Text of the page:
Nikolaus Harnoncourt's 1970 version of the St Matthew Passion is very good. When he errs (in tempo), he errs on the fast side so that is good. The performance itself is excellent, and the sound of the recording is good. I would say that the sound is excellent but as I've stated earlier, I usually prefer modern instruments and female altos/sopranos. I can hear the organ well, but it could be louder. I have nothing bad to say about the performance though; again, it is excellent.

It is worth mentioning that Nikolaus Harnoncourt also made a recording of the St Matthew Passion just recently (in 2002) and according to the critics it is the best thing since sliced bread. I have heard a few tracks from this piece and I personally liked the 1970s version better, however I am eager to hear the whole version of this sometime soon.

St John Passion

Again, very well done. But not so dramatic as Karl Richter's opening Corus. However I prefer this version's Arias (specifically verse 60 Aria (bass,coro) "Mein teurer Heiland"). I believe most of Nikolaus Harnoncourt's performances in Bach 2000 sound a lot cleaner than most other performances out there.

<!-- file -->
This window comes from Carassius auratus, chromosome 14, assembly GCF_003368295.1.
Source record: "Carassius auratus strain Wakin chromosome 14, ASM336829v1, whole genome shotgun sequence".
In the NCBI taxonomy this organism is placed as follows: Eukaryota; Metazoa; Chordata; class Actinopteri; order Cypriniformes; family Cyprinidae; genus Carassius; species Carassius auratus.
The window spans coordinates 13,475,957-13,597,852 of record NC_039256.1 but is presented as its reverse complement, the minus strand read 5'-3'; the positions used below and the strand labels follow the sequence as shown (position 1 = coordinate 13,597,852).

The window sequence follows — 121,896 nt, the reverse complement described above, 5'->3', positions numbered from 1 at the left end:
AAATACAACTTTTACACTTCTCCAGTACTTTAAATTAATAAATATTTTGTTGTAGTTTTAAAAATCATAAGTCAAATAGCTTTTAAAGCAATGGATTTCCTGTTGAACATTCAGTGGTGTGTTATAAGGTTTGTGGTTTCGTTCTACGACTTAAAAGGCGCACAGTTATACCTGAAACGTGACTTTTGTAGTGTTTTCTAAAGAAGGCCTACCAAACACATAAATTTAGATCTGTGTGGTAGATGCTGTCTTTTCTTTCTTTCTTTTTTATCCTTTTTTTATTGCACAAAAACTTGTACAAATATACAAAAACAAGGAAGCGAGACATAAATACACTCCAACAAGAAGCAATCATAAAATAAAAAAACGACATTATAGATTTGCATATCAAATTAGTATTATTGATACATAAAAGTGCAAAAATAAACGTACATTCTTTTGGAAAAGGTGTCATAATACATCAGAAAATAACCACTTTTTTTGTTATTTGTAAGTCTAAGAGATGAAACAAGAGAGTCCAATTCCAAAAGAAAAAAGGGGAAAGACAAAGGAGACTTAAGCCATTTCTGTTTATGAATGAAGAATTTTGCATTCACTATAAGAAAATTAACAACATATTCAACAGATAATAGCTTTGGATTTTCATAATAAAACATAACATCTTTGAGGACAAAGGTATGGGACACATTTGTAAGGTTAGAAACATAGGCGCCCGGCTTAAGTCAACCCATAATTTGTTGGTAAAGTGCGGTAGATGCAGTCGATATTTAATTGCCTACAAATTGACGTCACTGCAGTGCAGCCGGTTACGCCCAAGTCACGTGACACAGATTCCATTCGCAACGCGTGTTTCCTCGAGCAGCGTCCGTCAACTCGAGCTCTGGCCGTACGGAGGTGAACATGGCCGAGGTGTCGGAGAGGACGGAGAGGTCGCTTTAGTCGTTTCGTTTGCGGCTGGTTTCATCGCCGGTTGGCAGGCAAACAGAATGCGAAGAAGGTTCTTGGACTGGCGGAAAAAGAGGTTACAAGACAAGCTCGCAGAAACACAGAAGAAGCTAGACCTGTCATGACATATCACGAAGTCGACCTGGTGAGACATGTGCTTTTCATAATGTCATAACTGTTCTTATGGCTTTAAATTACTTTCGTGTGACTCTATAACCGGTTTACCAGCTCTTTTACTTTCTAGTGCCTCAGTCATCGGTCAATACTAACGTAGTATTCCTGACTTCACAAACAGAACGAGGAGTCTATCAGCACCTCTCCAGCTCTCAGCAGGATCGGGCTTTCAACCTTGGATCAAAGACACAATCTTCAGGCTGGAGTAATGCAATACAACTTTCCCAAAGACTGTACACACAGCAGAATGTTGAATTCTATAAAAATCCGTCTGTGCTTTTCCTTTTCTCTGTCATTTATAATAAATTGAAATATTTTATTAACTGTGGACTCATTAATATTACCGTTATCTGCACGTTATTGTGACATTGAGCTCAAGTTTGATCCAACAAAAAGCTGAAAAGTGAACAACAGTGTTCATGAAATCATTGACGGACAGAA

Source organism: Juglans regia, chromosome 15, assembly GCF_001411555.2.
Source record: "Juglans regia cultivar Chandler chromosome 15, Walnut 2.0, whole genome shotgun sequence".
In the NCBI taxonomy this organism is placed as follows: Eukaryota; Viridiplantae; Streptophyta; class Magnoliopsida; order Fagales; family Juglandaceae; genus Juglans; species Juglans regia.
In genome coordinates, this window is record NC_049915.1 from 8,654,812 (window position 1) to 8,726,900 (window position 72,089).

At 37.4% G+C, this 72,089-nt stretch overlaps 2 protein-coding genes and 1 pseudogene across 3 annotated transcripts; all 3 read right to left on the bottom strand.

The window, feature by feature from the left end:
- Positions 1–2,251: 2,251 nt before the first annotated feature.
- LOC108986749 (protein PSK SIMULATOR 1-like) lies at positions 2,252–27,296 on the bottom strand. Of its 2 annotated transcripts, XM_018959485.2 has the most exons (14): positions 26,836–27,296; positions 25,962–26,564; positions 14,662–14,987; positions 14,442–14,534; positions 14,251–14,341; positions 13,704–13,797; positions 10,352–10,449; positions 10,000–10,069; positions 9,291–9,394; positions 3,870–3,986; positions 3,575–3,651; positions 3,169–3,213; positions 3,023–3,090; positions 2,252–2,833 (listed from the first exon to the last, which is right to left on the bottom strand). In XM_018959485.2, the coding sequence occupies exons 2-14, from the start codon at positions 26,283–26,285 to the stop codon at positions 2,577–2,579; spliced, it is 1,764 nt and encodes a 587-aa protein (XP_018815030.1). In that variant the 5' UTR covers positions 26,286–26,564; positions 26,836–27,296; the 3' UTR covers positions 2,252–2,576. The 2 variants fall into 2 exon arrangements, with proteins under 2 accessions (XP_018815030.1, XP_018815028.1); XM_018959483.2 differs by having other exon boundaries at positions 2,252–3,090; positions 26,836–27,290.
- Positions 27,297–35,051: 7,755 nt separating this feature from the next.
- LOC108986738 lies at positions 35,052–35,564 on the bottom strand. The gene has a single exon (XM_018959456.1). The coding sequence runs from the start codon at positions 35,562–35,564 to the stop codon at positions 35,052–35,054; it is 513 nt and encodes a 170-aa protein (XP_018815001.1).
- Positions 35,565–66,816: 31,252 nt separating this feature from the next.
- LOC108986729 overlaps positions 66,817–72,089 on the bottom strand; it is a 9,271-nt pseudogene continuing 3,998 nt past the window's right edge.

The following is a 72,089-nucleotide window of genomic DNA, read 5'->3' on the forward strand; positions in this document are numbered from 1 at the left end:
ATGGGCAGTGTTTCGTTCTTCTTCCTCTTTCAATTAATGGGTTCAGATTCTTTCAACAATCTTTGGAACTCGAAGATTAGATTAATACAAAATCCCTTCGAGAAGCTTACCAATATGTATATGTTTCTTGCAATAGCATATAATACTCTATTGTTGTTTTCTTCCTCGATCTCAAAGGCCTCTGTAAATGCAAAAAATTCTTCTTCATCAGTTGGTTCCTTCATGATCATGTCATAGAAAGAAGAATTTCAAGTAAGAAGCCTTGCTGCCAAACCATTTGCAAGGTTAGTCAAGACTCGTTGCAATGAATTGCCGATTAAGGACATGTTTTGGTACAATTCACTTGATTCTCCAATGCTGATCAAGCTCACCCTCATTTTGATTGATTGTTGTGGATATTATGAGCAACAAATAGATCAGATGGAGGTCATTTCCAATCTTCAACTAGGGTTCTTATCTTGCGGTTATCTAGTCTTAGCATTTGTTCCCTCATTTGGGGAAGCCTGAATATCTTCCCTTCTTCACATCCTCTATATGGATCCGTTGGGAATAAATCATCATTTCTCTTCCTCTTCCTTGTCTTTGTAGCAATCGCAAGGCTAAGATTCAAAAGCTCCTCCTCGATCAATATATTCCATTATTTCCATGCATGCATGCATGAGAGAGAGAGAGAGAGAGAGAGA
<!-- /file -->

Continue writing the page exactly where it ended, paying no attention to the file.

Tocatta and Fugue in D minor (BWV 565)

An extremely good performance. From the start it sounds a little different from most versions you hear out there (the openning trills are trilled a little more than usual), and the character of the performance is perhaps a lot like what I would imagine Bach played himself.

Concerto in A minor (BWV 593) (and the other Organ Concertos)

These pieces are awesome, perhaps the best of Bach's Organ works. They were originally by other composers such as Vivaldi and Duke Johann Ernst of Saxe-Weimar, so perhaps Bach picked some of the greatest pieces of his day to transcribe for the Organ to better entertain himself and others.

At any rate the performances are good, and they were played on an Organ not unlike what Bach himself would have played them on. According to the pictures I've seen of these Organs, they look pretty incredible, but they are old and sometimes don't sound quite as nice as a modern instrument (I have noticed a slight resonance in some of the notes played). But on the whole I think these recordings are pretty good.

Goldberg Variations

My all-time favorite recording of the Goldberg Variations is Glenn Gould's 1981 recording (on piano), so let that be a warning to some. I believe that this recording by Gustav Leonhardt is one of the best (if not the best) harpsichord version of the Goldberg Variations that I have heard.